3. The biggest help that roads receive isn’t a true subsidy at all: it’s zoning and parking regulations, or land use regulations in general. They generally force low density where higher density is demanded by market participants, making it easier and cheaper for the govenrment to provide roads to all those who want to live somewhere, and making it more difficult for private transportation companies (like the private mass transit this country had before the progressive reformers got rid of those nasty companies starting around the 1910s) to compete.
  12. Rationalitate

    …I guess those were three things.

  13. TGGP

    This site claims that zoning laws are more important than subsidies in favoring autos over mass-transportation and denser living: http://marketurbanism.com/2008/11/12/matt-yglesias-fails-to-make-the-right-case-against-highways/

  14. Discussed at marketurbanism.com

    Yes, Virginia, government roads really are government subsidized, and no, they don’t approximate freed-market outcomes | Market Urbanism:

    […] I came accross an article by Charles Johnson, who blogs at Rad Geek.  The article had linked to a Market Urbanism post […]

— 2009 —

  1. Discussed at radgeek.com

    Rad Geek People’s Daily 2009-04-25 – Three notes for the critics of the critics of apologists for Wal-Mart:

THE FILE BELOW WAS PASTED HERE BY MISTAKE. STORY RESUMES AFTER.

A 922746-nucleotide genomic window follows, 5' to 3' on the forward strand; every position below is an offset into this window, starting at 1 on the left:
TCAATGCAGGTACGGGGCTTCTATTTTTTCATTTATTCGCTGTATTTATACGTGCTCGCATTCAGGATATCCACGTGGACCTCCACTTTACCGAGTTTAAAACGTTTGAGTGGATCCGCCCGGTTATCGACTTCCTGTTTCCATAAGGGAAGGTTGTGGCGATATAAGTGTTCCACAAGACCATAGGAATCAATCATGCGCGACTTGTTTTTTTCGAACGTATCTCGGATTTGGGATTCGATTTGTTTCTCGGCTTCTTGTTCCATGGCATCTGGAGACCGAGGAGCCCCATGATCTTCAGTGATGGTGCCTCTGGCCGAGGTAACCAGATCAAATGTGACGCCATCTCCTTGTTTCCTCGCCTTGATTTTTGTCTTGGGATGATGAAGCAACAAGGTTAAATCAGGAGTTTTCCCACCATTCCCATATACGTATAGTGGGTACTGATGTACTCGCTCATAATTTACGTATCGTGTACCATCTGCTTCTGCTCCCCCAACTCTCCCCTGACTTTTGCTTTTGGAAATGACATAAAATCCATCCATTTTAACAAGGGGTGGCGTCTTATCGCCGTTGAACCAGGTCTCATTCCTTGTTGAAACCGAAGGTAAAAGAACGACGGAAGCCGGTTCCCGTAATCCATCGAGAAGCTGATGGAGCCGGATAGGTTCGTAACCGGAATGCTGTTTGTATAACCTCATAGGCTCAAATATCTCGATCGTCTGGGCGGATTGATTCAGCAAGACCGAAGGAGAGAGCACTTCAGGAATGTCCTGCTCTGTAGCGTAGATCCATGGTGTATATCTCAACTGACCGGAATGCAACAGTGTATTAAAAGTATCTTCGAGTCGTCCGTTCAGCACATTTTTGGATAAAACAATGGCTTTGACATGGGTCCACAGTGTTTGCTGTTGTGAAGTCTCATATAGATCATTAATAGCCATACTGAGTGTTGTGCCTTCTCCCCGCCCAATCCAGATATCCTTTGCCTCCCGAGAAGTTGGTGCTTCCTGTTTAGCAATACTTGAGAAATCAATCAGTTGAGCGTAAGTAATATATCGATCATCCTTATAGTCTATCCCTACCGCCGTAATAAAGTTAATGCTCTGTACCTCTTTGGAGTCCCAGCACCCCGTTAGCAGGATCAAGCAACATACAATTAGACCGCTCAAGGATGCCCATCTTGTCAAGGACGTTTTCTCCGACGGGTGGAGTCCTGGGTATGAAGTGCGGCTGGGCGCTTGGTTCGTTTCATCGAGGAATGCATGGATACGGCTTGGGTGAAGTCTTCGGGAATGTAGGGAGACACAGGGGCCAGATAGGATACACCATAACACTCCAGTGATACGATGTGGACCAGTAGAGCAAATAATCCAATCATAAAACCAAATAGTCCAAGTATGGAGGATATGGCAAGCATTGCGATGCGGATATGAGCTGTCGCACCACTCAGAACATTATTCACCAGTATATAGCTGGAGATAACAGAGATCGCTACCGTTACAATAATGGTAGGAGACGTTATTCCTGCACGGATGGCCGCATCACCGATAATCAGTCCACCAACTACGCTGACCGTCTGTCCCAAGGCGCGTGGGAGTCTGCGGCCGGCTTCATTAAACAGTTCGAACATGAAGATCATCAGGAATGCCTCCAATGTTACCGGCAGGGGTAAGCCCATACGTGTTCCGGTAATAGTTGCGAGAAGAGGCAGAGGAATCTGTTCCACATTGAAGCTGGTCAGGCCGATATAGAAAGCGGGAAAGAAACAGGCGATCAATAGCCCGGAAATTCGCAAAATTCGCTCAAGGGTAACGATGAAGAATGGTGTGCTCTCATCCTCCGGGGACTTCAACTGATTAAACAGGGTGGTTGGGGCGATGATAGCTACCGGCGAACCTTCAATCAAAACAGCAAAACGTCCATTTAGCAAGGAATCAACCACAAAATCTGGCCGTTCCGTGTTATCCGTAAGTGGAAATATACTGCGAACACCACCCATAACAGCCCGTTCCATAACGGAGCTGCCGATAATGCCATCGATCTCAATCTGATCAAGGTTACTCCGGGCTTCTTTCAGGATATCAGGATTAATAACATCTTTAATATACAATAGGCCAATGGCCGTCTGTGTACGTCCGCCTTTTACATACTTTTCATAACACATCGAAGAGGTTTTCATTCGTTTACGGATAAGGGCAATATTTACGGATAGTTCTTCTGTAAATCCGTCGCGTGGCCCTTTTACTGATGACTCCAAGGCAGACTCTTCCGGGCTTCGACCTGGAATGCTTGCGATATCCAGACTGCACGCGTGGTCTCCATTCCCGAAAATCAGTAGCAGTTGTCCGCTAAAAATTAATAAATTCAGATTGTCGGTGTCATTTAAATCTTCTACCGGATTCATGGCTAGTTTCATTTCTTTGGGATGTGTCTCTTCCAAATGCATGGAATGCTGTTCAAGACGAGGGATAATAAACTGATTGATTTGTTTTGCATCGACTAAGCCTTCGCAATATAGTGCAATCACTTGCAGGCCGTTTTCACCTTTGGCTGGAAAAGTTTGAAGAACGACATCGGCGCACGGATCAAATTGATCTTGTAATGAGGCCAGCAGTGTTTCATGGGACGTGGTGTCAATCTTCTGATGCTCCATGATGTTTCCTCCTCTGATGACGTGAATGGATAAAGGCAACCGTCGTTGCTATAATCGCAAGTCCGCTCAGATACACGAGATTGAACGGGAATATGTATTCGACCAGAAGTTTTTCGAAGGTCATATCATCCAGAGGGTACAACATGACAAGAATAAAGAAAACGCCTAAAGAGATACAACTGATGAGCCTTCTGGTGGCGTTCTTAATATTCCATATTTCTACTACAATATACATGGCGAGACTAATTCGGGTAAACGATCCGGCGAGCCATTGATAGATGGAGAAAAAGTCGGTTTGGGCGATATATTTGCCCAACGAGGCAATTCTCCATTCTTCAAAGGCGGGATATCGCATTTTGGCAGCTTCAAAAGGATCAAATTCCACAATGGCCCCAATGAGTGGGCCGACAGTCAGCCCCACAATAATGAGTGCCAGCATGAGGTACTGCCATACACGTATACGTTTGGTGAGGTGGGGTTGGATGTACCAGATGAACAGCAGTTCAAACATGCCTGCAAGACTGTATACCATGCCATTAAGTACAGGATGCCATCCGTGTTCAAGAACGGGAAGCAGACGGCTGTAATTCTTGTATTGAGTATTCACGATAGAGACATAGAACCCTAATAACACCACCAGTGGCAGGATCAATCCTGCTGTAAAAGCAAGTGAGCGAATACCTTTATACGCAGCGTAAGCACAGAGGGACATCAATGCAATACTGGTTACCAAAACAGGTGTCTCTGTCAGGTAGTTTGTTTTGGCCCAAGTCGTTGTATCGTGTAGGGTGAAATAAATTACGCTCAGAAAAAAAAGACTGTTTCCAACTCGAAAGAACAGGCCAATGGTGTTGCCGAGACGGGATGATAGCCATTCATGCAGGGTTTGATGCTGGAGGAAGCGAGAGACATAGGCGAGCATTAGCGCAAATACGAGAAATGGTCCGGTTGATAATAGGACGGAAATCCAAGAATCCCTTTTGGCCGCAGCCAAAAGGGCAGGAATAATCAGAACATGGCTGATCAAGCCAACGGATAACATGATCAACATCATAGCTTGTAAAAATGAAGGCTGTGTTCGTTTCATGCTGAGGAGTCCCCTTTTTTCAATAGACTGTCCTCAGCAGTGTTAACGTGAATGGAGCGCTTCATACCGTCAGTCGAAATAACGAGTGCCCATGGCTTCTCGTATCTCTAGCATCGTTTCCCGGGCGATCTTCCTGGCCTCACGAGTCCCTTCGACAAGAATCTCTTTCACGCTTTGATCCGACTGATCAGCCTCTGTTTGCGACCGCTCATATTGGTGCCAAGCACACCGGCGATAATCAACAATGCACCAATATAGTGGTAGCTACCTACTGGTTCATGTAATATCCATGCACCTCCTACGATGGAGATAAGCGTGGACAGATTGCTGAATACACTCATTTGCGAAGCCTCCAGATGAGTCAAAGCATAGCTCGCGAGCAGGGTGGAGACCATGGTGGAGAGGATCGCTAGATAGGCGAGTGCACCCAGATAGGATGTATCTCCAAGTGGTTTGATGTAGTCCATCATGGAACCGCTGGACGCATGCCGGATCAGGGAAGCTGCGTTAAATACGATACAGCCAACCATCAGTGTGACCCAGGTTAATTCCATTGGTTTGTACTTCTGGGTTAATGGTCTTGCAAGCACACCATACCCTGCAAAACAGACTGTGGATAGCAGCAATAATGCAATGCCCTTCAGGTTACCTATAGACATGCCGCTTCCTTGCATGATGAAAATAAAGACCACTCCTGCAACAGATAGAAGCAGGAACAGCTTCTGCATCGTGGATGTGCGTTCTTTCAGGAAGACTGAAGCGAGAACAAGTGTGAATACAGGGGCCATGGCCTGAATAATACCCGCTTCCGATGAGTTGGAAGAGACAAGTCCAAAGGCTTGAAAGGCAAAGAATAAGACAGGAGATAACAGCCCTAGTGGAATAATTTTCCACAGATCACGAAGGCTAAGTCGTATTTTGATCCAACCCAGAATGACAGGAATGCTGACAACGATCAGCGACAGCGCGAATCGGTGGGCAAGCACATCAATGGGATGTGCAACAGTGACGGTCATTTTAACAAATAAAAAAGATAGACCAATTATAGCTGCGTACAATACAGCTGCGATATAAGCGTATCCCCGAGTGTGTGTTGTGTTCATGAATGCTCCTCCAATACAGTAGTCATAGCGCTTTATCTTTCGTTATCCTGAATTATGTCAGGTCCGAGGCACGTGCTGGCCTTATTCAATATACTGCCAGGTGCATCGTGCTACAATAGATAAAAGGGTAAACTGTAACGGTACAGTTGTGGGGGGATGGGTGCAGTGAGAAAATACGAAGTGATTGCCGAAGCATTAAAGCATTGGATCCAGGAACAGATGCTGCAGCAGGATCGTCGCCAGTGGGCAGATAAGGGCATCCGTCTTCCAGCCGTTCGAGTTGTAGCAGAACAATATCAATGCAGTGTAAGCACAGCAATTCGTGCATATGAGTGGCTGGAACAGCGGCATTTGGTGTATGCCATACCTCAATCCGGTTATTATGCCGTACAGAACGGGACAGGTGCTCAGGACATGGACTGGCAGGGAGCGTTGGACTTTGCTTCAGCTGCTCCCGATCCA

[…] GT 2008-12-01: Yes, Virginia, government roads really are government subsidized, and no, they don’… […]

— 2011 —

  1. Discussed at radgeek.com

    Rad Geek People’s Daily 2011-04-28 – Subsidized Order:

    […] would be more accurate to say that people like their cars when they come with a massively subsidized network of government roads and a government-imposed glut of subsidized parking […]

  2. Sheldon Richman

    Rad, right again! Great piece!

Post a reply

By:
Your e-mail address will not be published.
You can register for an account and sign in to verify your identity and avoid spam traps.
Reply

Use Markdown syntax for formatting. *emphasis* = emphasis, **strong** = strong, [link](http://xyz.com) = link,
> block quote to quote blocks of text.

This form is for public comments. Consult About: Comments for policies and copyright details.